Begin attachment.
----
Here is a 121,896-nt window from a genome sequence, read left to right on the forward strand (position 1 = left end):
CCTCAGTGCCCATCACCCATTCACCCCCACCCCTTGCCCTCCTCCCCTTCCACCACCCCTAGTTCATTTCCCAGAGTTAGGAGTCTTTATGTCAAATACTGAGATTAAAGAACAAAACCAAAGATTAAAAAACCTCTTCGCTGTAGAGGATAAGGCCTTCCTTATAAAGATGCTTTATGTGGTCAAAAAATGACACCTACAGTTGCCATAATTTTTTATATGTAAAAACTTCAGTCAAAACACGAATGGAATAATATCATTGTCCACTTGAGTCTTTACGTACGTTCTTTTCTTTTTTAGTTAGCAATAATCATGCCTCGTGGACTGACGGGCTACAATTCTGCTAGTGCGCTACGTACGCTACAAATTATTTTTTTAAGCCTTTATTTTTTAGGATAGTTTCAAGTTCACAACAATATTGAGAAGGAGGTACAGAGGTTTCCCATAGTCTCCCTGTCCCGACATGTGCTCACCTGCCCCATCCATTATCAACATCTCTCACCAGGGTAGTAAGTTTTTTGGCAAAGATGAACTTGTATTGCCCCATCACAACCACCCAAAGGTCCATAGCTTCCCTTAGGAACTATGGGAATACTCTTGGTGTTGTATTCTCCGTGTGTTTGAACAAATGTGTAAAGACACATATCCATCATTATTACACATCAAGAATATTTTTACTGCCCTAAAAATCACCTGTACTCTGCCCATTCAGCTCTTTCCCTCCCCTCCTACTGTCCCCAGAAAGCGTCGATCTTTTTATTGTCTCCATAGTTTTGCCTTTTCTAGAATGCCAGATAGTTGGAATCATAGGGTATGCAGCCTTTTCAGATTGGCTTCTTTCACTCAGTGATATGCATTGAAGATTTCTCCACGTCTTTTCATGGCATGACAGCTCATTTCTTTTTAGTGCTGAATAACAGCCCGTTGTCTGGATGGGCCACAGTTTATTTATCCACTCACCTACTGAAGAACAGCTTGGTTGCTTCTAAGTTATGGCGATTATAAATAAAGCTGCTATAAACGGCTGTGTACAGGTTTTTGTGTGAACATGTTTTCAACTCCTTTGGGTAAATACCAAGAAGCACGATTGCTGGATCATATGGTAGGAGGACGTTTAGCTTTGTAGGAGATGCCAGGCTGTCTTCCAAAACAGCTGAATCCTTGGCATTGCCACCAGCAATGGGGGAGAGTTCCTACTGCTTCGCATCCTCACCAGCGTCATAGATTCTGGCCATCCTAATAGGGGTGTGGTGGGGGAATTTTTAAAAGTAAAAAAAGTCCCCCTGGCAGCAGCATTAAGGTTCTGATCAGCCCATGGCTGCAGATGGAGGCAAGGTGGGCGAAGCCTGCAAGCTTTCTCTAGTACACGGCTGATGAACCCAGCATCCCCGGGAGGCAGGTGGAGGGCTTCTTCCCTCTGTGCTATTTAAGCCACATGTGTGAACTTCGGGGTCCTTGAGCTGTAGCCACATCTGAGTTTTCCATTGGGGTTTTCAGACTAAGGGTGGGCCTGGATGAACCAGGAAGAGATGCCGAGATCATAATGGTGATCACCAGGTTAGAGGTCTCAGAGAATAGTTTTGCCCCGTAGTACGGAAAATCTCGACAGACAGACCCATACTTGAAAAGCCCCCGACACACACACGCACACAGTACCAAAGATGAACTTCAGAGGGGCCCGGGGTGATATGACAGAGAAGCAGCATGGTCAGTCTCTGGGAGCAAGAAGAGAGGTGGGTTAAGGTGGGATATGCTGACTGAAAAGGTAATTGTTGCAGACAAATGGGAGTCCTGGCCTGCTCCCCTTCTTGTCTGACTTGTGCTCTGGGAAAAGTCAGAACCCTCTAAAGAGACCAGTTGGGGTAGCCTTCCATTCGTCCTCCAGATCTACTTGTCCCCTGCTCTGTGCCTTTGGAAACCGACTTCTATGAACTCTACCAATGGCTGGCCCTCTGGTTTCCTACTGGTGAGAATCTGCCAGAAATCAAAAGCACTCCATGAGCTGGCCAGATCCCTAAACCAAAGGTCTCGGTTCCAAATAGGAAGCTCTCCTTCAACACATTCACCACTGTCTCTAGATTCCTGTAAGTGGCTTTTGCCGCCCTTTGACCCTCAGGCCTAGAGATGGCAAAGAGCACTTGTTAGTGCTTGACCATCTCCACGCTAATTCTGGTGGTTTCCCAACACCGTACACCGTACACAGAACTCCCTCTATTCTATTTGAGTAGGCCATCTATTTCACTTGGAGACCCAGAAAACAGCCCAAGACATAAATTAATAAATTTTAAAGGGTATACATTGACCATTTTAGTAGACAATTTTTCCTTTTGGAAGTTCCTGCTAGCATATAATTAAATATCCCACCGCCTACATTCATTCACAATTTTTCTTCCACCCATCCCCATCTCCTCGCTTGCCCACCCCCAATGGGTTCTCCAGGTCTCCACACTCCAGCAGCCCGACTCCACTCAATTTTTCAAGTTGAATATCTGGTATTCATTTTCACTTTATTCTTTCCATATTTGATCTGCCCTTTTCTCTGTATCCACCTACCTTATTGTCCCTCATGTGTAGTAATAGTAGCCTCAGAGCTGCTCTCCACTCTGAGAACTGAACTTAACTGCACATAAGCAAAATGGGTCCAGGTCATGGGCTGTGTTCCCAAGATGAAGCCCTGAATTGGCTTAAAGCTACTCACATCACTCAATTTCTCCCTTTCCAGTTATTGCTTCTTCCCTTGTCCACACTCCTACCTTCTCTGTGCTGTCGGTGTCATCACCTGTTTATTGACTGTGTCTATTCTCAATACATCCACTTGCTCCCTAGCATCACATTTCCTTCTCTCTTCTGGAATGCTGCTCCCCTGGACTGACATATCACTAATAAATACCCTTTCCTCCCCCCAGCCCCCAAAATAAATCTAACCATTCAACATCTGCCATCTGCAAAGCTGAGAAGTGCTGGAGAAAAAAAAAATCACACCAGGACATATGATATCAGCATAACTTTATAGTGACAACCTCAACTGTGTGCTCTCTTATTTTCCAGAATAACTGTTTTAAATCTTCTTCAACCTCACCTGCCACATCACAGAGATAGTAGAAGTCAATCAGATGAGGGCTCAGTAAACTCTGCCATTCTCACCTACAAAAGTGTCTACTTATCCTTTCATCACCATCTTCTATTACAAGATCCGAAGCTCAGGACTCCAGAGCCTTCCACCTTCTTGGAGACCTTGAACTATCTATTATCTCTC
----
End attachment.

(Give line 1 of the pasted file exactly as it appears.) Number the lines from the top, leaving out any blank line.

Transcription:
Here is a 121,896-nt window from a genome sequence, read left to right on the forward strand (position 1 = left end):